• Only AM radio (non-push button) was available in either Chevrolet or GMC between 1955-69.

• All pickup bed bottoms remained the proven yellow pine with metal bed strip design.

• An excellent example of standardizing pickups (they were designed as work vehicles) is the step bed. Almost no changes between 1954-87.

• Large back windows in cabs were an option. Some buyers in warmer states preferred to always stay with the small window to lessen interior summer heat.

• In 1961, 1/2 ton wheels changed from having spring clips to hold the hub cap. Three raised spots on the center wheel hub now held a new hub cap design. This reduced both hub cap and wheel production costs.

• The dual sealed beam headlight design of 1958 GM trucks was replaced in the 1962 Chevrolet with the single light system. In GMC, their dual lights were used to the end of the 1972 series.

• To lower costs, pickup rear bumper brackets in 1964 changed from a forged design to stamped steel.

• Chrome grills were not available on Chevrolet trucks between 1960-66. The deluxe trucks used a high shine anodized aluminum. Due to the rarity of this grill, restorers today usually chrome the standard white grill. GMC offered chromed grills – not anodized aluminum.

1968_truck

Custom Series (1967-72)

• Wing vent handles on the 1967 are carryover from the 1960-66. Therefore, the vent glass on the 1967 is correct only for this one year of the model series. It was not until 1968 that GM introduces the glass with a hole to hold the wing vent hardware.

• During 1962-72, the deluxe fleetside trim was bright anodized aluminum, rather than stainless steel in 1961 and older.  This newer trim had been adopted throughout the automotive industry and saved in production costs.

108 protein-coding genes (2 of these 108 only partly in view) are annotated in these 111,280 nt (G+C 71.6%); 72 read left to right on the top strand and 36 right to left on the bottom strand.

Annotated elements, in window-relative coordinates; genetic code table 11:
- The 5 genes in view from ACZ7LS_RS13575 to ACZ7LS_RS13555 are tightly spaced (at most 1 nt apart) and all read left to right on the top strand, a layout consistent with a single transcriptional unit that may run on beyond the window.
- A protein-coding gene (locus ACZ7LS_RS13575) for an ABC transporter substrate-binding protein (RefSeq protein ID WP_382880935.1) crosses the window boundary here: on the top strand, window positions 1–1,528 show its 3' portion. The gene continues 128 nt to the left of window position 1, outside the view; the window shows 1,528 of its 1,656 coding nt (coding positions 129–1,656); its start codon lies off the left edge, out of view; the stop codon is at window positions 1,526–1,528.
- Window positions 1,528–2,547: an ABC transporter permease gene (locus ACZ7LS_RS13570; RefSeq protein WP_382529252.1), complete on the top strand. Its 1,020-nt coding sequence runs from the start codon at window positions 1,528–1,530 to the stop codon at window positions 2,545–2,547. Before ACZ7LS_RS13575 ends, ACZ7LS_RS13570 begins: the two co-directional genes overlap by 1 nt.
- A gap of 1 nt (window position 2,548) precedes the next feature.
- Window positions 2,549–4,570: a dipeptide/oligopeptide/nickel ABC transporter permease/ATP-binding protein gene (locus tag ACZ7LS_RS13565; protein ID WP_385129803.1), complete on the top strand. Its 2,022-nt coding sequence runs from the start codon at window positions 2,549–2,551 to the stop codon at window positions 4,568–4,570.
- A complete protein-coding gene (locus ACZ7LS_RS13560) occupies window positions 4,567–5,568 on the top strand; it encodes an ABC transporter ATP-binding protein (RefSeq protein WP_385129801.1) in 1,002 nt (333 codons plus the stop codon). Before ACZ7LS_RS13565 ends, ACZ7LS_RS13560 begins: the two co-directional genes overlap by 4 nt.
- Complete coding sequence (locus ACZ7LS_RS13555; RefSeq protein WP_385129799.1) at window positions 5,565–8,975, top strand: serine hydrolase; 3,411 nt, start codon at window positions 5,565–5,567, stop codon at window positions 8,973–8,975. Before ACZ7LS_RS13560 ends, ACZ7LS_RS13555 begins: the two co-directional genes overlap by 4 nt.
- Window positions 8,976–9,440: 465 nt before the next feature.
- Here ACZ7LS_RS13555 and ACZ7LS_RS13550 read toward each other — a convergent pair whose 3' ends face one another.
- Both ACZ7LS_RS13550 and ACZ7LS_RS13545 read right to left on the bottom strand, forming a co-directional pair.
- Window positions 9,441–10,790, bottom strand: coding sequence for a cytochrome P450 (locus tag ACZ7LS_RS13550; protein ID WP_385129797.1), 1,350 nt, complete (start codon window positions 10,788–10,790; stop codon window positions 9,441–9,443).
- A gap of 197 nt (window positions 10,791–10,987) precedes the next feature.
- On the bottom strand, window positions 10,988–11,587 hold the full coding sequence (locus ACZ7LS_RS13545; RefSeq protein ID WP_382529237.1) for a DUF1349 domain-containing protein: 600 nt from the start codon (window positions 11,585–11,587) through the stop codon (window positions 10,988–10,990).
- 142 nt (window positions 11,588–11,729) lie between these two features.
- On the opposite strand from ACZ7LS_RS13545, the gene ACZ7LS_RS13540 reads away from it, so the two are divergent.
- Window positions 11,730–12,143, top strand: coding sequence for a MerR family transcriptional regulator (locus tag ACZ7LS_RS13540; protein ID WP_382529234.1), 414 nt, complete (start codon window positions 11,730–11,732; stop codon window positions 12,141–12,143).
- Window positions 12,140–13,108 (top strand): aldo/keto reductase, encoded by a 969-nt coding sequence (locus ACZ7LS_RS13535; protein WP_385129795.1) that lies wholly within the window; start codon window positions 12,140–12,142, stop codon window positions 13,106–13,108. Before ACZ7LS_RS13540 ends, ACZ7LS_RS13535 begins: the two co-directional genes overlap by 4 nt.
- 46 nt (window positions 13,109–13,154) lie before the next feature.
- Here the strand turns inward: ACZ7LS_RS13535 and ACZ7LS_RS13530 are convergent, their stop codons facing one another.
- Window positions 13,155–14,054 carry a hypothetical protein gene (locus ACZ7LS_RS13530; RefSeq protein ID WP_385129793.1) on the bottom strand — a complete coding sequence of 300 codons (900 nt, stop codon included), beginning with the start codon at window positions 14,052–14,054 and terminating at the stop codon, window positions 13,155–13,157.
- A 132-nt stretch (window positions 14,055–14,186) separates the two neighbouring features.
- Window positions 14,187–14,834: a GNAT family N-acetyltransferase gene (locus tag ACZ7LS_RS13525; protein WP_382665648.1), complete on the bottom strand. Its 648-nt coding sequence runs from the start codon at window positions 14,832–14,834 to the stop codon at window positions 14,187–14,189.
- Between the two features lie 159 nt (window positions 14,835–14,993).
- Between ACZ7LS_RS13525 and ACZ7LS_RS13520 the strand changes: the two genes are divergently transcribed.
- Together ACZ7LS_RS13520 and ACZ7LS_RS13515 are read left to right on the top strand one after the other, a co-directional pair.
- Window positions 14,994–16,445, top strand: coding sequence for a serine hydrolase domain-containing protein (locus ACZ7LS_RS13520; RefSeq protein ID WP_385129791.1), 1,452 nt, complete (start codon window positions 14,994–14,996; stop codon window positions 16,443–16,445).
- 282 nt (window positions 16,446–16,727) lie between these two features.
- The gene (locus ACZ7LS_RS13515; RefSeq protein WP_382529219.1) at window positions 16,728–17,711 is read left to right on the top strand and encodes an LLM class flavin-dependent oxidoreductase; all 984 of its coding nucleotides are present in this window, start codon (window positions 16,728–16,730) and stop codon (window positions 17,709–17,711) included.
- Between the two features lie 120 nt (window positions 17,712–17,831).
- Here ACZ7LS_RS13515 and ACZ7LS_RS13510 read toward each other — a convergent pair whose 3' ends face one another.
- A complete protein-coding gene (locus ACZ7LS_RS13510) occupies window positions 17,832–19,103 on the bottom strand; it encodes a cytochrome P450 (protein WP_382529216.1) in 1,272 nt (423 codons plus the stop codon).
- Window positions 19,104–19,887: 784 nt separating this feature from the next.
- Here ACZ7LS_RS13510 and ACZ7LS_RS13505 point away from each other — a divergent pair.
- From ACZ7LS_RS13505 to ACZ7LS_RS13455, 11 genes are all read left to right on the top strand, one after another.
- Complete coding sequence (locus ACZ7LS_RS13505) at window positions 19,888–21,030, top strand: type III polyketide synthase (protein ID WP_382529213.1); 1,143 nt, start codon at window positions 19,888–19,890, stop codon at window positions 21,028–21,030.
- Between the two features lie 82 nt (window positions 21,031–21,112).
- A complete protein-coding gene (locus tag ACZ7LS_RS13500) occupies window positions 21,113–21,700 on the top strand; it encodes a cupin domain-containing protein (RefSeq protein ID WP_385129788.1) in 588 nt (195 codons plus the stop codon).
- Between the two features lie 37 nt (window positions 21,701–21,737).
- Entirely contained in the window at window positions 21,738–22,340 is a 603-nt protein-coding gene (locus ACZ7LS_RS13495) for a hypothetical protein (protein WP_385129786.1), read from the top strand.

• In 1967, GM offered both the small window and large rear window cab. However, between 1968 and 1972 the small window cab was only available on the C-60 or 2 ton truck.

• The 1967-68 cabs continue to have a park brake handle secured at the left under the dash. This system and handle had been used since 1955. Beginning with 1969 the park brake was activated by a foot pedal at the left side in the floor. This “new” position is almost the exact foot pedal location as used on light GM trucks between 1948-55 1st series. History repeats itself!

• General Motors, as most other manufacturers, were caught off guard when federal regulations began requiring side marker exterior lights. The 1967 truck (the first of the six years series) was already in the market place. GM’s only option was to stamp marker light rectangular holes in the vehicle sides to hold these new lights. Thus, the 1967 is the only truck of these series to not have these lights. It was not until the new 1973 body that designers added marker lights which would flow with the bodylines.